In response to these concerns, Sonya Shorey, the interim CEO of Invest Ottawa, stresses the importance of proactive engagement with policy-makers. “It’s crucial that we sculpt a supportive framework that promotes sustainable growth across all sectors of innovation,” she says.

To grow a startup it takes a village (and robust policies)

Given the complexity of growing an idea into a thriving business, there are many policy levers that could help nurture a sustainable innovation ecosystem and enhance Canada’s global competitiveness. In  addition to tax policy there are other critical considerations, such as available capital, the cost of living and overall productivity. Many founders emphasized a desire for policy reforms in a wide range of areas. Notably, half of respondents identified talent-related supports, such as housing affordability, as vital to innovation, while nearly 47 percent called for stronger tax incentives to support commercialization. Moreover, 40 percent of respondents want the government to stimulate demand through public-sector  procurement.

Finding the right levers to help entrepreneurs

Drawing from this feedback, MaRS, Invest Ottawa and Communitech met with federal policy-makers this week to discuss strategies that might sharpen Canada’s competitive edge. “We need policy enhancements that align more closely with the needs of our entrepreneurs and the broader economic goals of the country,” says Nankivell. “Our ongoing commitment is to advocate for policies that address  the urgent need to create an environment where entrepreneurs are empowered to transform ideas into successful, scalable companies in Canada. We need policies that ensure capital is a booster for entrepreneurial success, rather than a barrier.”

The recommendations include:

  • Aligning Canadian capital gains policies with the U.S. Qualified Small Business Stock (QSBS) approach to foster a more favourable investment climate.
  • Introducing tax credits to incentivize investments in Canadian innovation, enhancing the sector’s financial support network.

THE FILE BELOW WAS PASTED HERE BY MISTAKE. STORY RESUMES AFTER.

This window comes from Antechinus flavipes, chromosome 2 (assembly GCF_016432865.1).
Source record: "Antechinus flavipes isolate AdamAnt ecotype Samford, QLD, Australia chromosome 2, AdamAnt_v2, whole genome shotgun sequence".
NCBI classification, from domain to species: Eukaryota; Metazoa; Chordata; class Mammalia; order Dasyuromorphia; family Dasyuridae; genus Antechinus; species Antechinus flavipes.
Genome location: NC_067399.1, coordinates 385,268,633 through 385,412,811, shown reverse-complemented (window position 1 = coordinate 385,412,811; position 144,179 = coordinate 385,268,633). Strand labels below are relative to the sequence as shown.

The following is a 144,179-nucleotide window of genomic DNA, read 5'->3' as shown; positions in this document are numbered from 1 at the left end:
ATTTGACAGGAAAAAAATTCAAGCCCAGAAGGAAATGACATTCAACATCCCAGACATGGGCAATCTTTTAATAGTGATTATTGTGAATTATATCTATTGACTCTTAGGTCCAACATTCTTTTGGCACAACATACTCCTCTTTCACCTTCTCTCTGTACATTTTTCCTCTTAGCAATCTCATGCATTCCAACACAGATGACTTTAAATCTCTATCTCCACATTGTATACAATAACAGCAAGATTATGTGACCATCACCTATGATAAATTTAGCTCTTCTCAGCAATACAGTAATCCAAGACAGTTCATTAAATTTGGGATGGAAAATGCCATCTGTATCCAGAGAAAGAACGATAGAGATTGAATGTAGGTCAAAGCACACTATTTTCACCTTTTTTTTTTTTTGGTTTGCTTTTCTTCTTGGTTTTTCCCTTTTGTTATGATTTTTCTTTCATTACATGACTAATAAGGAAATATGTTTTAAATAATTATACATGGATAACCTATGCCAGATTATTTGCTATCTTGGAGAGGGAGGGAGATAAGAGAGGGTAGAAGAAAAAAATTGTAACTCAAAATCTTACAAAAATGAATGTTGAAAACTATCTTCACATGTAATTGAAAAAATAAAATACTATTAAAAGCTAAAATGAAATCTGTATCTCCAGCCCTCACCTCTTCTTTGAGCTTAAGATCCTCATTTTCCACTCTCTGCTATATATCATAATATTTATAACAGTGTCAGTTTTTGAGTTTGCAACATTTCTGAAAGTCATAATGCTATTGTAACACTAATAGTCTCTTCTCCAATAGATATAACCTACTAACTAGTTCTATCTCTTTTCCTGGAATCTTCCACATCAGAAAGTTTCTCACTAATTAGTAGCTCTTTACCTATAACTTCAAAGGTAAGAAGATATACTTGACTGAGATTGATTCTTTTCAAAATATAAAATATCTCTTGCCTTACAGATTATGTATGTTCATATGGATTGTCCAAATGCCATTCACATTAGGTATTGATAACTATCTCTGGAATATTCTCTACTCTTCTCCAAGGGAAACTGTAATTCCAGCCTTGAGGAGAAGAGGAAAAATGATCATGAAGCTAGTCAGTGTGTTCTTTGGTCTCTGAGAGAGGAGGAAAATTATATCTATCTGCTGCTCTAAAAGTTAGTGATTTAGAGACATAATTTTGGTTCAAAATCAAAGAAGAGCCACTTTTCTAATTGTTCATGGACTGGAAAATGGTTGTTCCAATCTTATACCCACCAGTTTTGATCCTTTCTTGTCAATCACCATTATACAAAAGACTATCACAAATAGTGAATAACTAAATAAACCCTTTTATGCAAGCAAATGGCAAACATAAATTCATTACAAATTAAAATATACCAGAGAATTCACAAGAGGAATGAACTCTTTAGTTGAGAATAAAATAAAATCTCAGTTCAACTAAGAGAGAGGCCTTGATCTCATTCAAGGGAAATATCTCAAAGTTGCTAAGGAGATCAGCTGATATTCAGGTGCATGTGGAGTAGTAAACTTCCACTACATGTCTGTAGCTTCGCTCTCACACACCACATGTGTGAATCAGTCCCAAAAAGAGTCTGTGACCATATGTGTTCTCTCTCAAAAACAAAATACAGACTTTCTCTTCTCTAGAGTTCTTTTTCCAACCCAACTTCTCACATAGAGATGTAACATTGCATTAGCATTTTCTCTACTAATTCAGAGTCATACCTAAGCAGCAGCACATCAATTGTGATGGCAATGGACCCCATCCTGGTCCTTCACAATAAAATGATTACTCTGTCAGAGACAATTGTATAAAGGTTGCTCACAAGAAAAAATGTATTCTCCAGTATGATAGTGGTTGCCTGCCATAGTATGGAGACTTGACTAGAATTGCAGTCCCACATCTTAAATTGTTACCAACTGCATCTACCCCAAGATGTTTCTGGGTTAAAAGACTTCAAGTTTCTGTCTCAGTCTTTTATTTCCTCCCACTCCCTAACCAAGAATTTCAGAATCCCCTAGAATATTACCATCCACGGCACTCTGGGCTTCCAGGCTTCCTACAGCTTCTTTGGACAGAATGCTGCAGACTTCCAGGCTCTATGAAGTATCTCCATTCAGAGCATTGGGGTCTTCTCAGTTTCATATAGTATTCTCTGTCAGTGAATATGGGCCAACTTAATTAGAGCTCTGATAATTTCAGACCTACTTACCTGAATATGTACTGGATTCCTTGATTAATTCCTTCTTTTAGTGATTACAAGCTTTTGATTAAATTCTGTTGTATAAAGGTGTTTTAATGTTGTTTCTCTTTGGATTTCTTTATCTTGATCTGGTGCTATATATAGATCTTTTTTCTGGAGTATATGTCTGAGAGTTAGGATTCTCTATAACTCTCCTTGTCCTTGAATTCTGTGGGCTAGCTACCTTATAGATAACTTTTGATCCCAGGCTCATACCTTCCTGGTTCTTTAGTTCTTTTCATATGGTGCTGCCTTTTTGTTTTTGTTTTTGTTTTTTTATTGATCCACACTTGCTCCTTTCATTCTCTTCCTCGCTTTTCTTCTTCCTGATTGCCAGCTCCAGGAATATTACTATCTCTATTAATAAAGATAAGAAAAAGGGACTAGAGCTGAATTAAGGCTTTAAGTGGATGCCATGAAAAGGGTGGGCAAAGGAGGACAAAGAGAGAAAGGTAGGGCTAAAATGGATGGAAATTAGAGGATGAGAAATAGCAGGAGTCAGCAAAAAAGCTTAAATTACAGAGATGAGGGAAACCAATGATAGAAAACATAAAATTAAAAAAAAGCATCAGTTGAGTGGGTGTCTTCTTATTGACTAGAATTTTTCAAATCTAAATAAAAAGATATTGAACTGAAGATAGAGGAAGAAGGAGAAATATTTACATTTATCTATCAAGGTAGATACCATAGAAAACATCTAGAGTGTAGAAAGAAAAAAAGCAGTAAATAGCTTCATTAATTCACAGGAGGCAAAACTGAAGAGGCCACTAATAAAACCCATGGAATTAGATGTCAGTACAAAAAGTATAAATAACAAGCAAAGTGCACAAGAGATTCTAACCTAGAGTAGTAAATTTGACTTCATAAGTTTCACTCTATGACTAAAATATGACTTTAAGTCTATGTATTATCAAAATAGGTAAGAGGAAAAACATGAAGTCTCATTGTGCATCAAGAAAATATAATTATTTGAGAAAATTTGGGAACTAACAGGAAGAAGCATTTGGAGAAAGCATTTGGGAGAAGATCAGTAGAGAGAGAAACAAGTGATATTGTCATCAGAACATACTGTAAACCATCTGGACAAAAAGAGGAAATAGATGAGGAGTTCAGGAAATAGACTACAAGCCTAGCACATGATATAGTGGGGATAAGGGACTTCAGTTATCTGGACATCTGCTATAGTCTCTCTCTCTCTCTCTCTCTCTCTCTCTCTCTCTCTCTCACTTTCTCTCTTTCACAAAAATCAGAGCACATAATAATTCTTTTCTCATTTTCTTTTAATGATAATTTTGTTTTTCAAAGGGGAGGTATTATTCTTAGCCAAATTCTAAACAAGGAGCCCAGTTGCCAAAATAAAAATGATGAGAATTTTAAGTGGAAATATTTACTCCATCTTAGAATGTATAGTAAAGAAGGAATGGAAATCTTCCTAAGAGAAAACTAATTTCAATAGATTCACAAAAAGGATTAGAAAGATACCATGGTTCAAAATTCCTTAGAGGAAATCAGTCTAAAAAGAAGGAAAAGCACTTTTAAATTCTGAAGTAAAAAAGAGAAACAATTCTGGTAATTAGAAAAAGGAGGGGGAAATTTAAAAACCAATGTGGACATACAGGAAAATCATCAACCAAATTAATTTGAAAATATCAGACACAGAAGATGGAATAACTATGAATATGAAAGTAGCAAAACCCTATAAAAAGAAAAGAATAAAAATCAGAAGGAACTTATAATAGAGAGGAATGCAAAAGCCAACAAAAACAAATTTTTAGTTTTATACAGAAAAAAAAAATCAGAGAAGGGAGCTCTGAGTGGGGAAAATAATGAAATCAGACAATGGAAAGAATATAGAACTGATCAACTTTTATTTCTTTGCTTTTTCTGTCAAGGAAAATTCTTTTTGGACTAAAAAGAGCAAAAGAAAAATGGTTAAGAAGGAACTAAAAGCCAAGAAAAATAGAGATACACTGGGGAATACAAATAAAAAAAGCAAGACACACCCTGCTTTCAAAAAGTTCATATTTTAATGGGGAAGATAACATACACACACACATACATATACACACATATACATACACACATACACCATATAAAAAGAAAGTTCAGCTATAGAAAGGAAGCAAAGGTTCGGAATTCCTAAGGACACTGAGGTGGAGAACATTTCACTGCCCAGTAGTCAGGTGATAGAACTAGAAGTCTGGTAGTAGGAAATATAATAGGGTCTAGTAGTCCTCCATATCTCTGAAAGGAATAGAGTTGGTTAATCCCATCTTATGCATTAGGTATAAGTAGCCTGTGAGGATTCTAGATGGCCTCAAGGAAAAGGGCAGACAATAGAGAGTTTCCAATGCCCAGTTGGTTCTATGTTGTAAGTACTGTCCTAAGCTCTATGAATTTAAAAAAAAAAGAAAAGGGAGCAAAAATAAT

• Extending favourable capital gains tax rates to all employees with stock options, broadening the benefits and incentives for tech industry workers.

As MaRS, Communitech and Invest Ottawa continue to push for meaningful policy revisions, they are collectively focused on tackling some of the systemic problems facing entrepreneurs and the broader economy. Strengthening Canada’s innovation ecosystem could be a tremendous boon in addressing the country’s long-standing productivity problem. (Last week, Canada’s economic output per capita dipped even lower.)

“The fundamental goal is to enhance Canada’s stature as a global leader in transformative technology, and to establish this country as a springboard for the next generation of innovators,” says Nankivell.

For the full survey results click here.











MaRS Discovery District
MaRS is the world's largest urban innovation hub in Toronto that supports startups in the health, cleantech, fintech, and enterprise sectors. When MaRS opened in 2005 this concept of urban innovation was an untested theory. Today, it’s reshaping cities around the world. MaRS has been at the forefront of a wave of change that extends from Melbourne to Amsterdam and runs through San Francisco, London, Medellín, Los Angeles, Paris and New York. These global cities are now striving to create what we have in Toronto: a dense innovation district that co-locates universities, startups, corporates and investors. In this increasingly competitive landscape, scale matters more than ever – the best talent is attracted to the brightest innovation hotspots.